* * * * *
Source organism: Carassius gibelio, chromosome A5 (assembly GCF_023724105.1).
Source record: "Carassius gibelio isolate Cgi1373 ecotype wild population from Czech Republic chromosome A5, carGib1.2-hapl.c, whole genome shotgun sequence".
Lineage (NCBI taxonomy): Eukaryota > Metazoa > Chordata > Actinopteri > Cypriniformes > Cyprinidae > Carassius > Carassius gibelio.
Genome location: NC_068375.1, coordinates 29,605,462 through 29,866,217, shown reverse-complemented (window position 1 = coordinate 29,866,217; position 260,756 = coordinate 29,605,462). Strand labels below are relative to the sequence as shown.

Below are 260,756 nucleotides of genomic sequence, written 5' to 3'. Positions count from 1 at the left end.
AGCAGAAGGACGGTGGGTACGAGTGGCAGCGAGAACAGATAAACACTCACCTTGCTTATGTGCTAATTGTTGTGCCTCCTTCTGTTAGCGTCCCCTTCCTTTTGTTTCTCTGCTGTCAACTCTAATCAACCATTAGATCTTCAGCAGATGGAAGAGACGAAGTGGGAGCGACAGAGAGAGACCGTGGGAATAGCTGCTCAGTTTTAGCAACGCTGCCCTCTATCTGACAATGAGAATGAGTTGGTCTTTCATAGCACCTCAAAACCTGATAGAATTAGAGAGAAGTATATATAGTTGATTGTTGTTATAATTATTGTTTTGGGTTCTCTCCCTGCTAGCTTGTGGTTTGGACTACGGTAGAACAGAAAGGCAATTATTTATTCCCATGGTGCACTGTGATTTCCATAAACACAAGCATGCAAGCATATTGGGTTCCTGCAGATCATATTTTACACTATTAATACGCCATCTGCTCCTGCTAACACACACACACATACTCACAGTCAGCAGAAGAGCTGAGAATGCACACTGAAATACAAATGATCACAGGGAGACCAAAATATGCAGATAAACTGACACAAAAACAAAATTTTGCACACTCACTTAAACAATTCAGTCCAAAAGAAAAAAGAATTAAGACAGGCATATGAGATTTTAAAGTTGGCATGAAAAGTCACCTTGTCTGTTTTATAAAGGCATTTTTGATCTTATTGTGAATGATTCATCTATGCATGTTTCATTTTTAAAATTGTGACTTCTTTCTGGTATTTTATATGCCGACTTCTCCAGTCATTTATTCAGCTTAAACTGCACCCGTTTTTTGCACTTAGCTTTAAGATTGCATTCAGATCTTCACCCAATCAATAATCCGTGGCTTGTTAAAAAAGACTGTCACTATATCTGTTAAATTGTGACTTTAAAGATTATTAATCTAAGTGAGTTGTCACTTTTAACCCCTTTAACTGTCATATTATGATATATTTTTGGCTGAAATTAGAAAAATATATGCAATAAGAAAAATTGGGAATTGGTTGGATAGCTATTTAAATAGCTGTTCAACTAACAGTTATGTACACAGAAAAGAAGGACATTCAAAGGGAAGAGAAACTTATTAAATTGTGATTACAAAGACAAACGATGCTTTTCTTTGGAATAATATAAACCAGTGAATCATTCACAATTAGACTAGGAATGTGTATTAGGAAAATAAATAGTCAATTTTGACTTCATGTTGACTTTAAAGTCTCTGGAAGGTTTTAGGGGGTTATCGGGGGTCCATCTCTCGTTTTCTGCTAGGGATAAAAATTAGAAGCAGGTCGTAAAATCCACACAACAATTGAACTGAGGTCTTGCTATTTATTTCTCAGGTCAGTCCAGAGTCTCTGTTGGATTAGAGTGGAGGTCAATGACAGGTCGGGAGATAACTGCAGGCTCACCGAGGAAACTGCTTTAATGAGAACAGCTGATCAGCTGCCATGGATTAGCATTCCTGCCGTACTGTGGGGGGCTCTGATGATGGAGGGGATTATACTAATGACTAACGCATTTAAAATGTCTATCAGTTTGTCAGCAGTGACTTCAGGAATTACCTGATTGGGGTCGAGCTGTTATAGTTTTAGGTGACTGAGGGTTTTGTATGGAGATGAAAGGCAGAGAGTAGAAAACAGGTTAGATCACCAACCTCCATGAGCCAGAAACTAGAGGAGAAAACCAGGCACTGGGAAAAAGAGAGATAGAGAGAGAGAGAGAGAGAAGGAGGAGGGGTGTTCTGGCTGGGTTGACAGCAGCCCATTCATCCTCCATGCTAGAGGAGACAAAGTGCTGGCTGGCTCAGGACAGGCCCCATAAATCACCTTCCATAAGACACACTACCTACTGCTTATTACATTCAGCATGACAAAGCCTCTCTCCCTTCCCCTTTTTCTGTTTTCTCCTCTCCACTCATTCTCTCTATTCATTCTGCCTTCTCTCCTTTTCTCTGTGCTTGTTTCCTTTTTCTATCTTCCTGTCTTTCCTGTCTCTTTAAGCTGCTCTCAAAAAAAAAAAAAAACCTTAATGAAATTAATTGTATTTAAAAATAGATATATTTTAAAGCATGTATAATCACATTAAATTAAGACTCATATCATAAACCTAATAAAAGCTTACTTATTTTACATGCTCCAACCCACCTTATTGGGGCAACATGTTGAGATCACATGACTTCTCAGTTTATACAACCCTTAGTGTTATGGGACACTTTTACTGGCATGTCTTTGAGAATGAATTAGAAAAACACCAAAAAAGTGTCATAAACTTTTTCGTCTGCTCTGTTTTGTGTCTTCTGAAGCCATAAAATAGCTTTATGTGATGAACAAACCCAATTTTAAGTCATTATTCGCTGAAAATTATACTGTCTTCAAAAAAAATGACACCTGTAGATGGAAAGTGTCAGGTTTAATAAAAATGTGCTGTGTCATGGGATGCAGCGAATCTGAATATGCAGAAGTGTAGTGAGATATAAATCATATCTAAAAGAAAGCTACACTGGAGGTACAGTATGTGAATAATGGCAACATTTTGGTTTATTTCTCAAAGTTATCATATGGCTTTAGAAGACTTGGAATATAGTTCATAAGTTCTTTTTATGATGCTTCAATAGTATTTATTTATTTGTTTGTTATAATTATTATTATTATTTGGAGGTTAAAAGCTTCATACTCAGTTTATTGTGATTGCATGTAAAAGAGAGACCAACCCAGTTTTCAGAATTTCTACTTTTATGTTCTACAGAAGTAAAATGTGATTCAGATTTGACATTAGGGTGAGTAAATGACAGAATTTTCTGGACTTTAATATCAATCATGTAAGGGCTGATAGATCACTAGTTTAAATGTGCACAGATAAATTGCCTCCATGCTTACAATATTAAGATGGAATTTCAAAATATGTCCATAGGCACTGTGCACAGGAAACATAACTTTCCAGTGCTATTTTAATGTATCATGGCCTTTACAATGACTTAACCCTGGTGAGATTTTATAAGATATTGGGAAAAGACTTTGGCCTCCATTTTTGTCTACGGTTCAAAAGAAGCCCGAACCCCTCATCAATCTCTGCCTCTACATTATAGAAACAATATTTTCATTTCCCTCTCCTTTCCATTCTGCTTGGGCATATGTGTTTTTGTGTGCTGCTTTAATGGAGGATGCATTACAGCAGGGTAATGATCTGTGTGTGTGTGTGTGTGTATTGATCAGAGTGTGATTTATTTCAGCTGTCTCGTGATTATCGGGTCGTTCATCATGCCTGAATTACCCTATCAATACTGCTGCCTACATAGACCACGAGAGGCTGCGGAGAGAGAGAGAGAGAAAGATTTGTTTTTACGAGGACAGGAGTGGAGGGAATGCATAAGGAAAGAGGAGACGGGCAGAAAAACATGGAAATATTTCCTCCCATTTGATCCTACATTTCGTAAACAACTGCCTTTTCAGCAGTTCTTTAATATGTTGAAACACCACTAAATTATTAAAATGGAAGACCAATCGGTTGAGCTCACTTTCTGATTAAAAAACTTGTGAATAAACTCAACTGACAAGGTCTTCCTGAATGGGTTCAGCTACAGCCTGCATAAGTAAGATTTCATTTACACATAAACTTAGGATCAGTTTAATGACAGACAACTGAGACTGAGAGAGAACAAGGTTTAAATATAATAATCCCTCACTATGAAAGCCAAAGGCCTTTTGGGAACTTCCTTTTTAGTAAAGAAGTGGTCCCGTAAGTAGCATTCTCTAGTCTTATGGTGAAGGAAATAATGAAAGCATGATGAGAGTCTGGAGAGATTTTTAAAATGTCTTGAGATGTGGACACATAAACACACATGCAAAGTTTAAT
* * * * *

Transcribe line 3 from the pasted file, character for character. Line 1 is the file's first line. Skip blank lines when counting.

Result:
Lineage (NCBI taxonomy): Eukaryota > Metazoa > Chordata > Actinopteri > Cypriniformes > Cyprinidae > Carassius > Carassius gibelio.